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Dad's Impact on Your Career

Experts explain how a father's parenting style can have a long-term impact on the workplace.
By
WebMD Feature
Reviewed by Louise Chang, MD

As yet, there's no such thing as "Take Your Dad to Work Day." But a psychologist maintains that most of us -- consciously or unconsciously -- bring our fathers into the workplace every day. Who's behind your need to (pick one): please the boss, find someone to blame, bark at subordinates, climb the ladder, or work harder than anyone else? Stephan B. Poulter, PhD, says it's Dad.

He spells it out in his book The Father Factor: How Your Father's Legacy Impacts Your Career. WebMD talked with Poulter, a former police officer who for 24 years has been a clinical psychologist specializing in family relationships, and two other experts about the influence fathers have on careers.

Understanding the Five Fathering Styles

Much is known about a mother's role in shaping offspring, but Poulter believes that fathers provide the model for workplace behavior. "Dad's rule book" -- the spoken and unspoken rules about work ethic, relationships, ethics, and money -- gets internalized. It may foster positive behaviors, such as a strong work ethic, but often sets up career roadblocks.

The legacy comes from the "father factor," or the type of fathering a son or daughter receives. While dads can exhibit a combination of styles, Poulter says one will dominate. He categorizes these styles as Superachiever, Time Bomb, Passive, Absent, and Compassionate/Mentor.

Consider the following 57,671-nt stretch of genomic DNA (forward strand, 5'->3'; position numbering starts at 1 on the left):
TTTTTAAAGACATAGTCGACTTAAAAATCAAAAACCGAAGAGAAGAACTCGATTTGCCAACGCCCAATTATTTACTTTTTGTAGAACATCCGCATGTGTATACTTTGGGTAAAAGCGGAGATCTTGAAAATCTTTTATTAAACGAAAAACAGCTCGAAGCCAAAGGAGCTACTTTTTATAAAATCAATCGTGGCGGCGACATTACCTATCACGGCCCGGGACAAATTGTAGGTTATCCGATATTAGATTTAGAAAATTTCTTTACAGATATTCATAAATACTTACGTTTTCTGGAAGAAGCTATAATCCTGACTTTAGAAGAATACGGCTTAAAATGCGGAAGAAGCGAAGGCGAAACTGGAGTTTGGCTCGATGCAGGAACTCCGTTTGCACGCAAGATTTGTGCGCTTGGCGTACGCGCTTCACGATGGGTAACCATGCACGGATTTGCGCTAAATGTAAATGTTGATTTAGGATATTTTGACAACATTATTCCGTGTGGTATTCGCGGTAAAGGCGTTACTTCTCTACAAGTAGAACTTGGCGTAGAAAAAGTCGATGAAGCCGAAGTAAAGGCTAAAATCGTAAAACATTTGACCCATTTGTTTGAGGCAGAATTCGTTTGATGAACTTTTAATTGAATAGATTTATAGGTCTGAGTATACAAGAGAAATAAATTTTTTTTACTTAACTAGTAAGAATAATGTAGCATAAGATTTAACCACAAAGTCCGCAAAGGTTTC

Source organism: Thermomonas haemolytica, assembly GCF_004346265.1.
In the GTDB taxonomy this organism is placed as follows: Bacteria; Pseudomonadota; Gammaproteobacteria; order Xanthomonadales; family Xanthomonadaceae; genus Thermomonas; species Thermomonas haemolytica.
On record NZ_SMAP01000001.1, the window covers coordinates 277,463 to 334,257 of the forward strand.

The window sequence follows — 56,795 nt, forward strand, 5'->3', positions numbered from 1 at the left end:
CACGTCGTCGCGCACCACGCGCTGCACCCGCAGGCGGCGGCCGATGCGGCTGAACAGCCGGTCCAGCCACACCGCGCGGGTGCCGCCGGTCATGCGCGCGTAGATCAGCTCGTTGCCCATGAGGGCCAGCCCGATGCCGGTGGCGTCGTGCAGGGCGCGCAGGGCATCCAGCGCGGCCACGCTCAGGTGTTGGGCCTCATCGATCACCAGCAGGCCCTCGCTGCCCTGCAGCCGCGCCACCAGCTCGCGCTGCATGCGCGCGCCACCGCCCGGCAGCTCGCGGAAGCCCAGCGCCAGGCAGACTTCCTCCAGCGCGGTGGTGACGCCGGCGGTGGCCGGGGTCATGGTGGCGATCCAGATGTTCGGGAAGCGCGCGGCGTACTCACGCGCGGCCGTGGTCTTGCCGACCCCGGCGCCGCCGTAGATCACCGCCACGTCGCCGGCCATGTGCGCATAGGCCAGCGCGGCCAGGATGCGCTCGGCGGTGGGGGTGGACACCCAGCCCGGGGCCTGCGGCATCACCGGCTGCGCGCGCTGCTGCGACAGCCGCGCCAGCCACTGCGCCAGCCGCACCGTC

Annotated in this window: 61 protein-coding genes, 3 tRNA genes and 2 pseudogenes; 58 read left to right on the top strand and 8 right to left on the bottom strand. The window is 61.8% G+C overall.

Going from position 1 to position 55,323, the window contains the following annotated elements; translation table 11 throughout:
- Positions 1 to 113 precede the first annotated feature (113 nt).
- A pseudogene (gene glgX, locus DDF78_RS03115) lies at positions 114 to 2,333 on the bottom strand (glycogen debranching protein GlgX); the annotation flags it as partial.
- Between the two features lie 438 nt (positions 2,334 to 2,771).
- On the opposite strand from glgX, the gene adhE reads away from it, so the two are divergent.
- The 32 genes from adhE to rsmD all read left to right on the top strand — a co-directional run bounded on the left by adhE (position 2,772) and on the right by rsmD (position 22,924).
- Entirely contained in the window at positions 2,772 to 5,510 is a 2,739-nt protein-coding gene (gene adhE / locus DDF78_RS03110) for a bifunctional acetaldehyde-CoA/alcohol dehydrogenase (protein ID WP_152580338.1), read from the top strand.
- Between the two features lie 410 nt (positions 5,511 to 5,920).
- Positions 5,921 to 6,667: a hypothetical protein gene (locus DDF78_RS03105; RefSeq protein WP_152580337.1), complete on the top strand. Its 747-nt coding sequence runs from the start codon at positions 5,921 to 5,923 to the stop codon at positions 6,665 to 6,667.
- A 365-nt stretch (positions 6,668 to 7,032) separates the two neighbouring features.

• Superachiever. Looking good and winning is the mantra of the Superachiever, whose legacy is shame. Their children become their own toughest critics. They expend tremendous energy hiding weaknesses, can't share their insecurities with anyone, and feel they are phonies. Poulter has a five-step strategy for becoming a "balanced achiever," at the heart of which is a lot of self-nurturing.
  • Time Bomb. With a dad who explodes unpredictably, a kid learns that keeping Dad happy is goal No. 1. As an adult in the workplace, the child may be skilled at reading others' behavior but has difficulty dealing with conflict out of an insecure need to please. The first step in changing this behavior is to recognize the problem and change limiting thoughts, such as "If I'm not always nice, people won't like me."
  • Passive. More than 50% of baby boomers are products of passive fathering. Such dads act more as observers than participants in their families. Emotionally they neglect the children, who respond with self-neglect and ultimately depressiondepression. Two career roadblocks loom: lack of motivation and fear of failure. Gaining insight, taking charge, and changing the internalized father factor are keys to personal and career satisfaction.
  • Absent. When a father is physically or emotionally absent, it gets translated into rejection. "Kids are wired for both parents to love them," says Poulter, who describes his own father as emotionally distant. Poulter tells WebMD that absent fathers are the glue that holds juvenile gangs together, and he believes they're also responsible for widespread depression among Generation X. In the workplace, the child may have problems with authority figures, especially male bosses, and direct anger toward co-workers. Poulter offers action steps for healing the anger, which include recognizing that the absent father's legacy carries positive as well as negative influence.
  • Compassionate/Mentor. This is the poster dad for effective parentingparenting -- usually someone else's dad. He doesn't drag around resentments or unfulfilled dreams. Poulter lists 10 characteristics of the Compassionate/Mentor dad that less enlightened men can learn to emulate in the workplace. These include "allowing flexibility, forgiveness, and compassion to influence management style, co-worker relations, and client relations," and "reaching a balance of assertiveness between the extremes of aggression and passivity."

Poulter has a number of checklists and exercises for recognizing and moving beyond career roadblocks. "People think they can't go beyond their legacy, but the goal of this book is to get the adult to move in the direction they've always wanted in their career, life, finances, and relationships."

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